Roy Moore Files Complaint Claiming He Was Targeted By Political Conspiracy

He says his accusers planned to undermine his campaign.

Former Republican Senate candidate Roy Moore filed a complaint on Monday claiming he was the target of a political conspiracy ahead of the Alabama special election in December.

Moore, a former judge, lost to Democrat Doug Jones in a special election to fill a Senate seat vacated by Attorney General Jeff Sessions. Jones defeated Moore by about 20,000 votes ― or 1.5 percentage points.

Controversy swirled around Moore in the final months of the campaign as several women came forward to accuse him of sexual misconduct, including allegations that he pursued and harassed teenage girls when he was in his 30s and sexually assaulted one. Moore has denied the allegations.

In his complaint, filed in civil court in Etowah County, Alabama, Moore claims that his accusers shared a “common design” and planned their allegations to undermine his campaign. The complaint names four of Moore’s accusers ― Leigh Corfman, Debbie Wesson Gibson, Beverly Young Nelson and Tina Johnson ― as well as Richard Hagedorn, a reported friend of Corfman’s.

In a statement released on a campaign Facebook page, Moore’s attorney, Melissa Isaak, said the allegations against Moore “arose from a political conspiracy to destroy his personal reputation and defeat him in the special Senate election for United States Senate.”

Moore “has filed this action not only to hold accountable those who are guilty of slanderous and libelous conduct, but also to restore his good name, character, and reputation with the people of Alabama,” Isaak said.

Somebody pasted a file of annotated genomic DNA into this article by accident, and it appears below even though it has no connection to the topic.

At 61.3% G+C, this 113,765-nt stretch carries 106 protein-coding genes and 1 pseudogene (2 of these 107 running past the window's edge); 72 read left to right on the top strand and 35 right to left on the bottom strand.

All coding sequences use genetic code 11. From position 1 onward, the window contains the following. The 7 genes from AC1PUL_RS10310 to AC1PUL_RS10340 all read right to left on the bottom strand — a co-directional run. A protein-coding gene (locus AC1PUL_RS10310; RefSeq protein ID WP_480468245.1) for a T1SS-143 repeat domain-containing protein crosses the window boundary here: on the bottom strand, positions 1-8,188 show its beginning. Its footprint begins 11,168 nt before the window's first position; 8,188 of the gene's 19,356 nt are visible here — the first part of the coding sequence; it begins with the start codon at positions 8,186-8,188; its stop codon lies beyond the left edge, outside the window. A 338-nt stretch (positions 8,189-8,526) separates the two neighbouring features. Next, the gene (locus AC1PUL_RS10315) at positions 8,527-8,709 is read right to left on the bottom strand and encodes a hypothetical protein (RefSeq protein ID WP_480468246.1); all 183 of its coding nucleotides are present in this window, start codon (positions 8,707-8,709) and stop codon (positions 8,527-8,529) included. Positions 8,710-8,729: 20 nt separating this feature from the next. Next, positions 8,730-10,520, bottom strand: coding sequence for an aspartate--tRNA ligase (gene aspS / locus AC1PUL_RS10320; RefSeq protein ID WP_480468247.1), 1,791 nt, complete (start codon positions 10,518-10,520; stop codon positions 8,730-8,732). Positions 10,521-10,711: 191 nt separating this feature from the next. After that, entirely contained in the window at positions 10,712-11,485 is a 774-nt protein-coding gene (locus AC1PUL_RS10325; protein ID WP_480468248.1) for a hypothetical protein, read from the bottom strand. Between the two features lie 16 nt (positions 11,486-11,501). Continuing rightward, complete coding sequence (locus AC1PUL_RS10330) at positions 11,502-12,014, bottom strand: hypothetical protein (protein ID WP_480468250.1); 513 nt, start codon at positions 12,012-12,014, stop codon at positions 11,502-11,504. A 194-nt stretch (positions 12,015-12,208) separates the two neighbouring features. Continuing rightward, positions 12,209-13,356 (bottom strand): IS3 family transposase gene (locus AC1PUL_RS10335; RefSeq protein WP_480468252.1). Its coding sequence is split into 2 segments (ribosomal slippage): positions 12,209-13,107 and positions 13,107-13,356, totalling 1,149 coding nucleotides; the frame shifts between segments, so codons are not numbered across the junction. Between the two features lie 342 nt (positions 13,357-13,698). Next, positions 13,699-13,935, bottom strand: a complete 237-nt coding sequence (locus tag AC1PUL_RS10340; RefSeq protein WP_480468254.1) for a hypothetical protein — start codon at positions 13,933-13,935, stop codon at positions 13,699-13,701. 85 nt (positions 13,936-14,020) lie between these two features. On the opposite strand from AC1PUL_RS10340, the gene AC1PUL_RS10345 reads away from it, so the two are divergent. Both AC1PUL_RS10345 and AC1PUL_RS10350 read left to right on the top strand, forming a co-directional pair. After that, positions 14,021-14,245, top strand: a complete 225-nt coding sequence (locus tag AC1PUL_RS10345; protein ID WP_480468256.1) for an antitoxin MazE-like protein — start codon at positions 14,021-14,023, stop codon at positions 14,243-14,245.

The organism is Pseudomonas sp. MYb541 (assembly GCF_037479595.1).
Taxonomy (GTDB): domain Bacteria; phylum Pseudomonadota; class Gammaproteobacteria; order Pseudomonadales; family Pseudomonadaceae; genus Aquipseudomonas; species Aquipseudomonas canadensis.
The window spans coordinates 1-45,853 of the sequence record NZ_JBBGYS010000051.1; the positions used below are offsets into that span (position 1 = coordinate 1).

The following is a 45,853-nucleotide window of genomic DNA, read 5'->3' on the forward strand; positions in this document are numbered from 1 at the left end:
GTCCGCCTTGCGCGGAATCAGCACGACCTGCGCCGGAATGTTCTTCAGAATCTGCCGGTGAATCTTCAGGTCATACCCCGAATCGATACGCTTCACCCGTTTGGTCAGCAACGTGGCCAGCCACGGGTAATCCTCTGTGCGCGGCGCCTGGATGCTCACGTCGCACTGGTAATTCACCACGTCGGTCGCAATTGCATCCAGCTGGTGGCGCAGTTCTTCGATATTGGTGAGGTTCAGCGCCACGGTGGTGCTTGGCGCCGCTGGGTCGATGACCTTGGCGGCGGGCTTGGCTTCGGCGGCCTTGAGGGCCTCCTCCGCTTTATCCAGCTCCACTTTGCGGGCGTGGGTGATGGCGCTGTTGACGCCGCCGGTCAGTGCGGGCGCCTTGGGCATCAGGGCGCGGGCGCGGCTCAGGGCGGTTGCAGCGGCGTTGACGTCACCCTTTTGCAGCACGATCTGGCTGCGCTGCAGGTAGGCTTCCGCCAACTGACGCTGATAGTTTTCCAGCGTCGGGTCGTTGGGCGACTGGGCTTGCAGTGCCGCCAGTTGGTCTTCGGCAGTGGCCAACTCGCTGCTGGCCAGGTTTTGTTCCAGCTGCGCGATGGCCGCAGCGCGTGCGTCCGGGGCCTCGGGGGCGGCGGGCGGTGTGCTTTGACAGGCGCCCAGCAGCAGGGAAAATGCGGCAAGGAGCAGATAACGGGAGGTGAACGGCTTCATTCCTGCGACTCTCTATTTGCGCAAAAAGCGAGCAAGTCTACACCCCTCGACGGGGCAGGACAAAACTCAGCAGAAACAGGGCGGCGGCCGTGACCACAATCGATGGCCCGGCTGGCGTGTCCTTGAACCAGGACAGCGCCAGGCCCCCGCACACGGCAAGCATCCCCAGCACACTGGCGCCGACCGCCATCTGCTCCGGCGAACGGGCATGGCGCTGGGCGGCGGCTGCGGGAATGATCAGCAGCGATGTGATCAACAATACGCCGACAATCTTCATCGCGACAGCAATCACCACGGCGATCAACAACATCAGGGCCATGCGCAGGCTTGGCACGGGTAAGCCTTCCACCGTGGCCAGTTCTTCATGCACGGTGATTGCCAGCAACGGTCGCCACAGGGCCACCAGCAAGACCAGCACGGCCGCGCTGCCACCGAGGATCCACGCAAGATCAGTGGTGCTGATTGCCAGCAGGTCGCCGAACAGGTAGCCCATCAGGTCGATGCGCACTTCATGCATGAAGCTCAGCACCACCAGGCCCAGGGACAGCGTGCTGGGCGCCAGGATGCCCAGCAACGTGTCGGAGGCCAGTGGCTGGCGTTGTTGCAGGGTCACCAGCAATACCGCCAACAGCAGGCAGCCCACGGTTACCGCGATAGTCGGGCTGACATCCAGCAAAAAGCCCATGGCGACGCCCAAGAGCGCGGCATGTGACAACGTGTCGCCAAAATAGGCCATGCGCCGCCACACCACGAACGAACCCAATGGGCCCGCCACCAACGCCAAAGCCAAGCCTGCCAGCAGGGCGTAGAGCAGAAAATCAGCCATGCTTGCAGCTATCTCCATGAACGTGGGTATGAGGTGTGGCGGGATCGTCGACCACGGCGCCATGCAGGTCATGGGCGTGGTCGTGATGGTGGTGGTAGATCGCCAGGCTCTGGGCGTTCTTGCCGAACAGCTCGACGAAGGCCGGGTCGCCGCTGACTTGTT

Monday’s complaint claims the women’s allegations arose “coincidentally” roughly a month before the election and that Moore faced “no hint of scandal” in his years in public office prior to that.

Moore was twice elected chief justice of Alabama and twice removed from court for violations. In 2003, a judicial ethics panel removed Moore from office for failing to comply with an order to take a Ten Commandments monument out of the Alabama Judicial Building in Montgomery. He was re-elected, but was removed from the court again in September 2016 for defying federal orders on same-sex marriage. The former judge has said he believes “homosexual conduct should be illegal.”

The complaint also reiterates the claim that Corfman, whose allegations were first published in The Washington Post, was paid for coming forward with her story ― an accusation she denies.

Corfman filed a lawsuit against Moore in January, saying he made defamatory remarks against her after she alleged that he touched her sexually in 1979, when she was 14 and he was 32. Moore, in turn, sued Corfman for defamation in April.

Monday’s suit accuses the defendants on seven counts, including civil conspiracy, and seeks both compensatory and punitive damages.

Neil Roman, an attorney for Corfman, said in a statement to the Alabama Media Group that Moore’s latest claims “have no more merit than those he has made before.”

Read a copy of the complaint below:

This story has been updated with more information about the complaint and a statement from Neil Roman.

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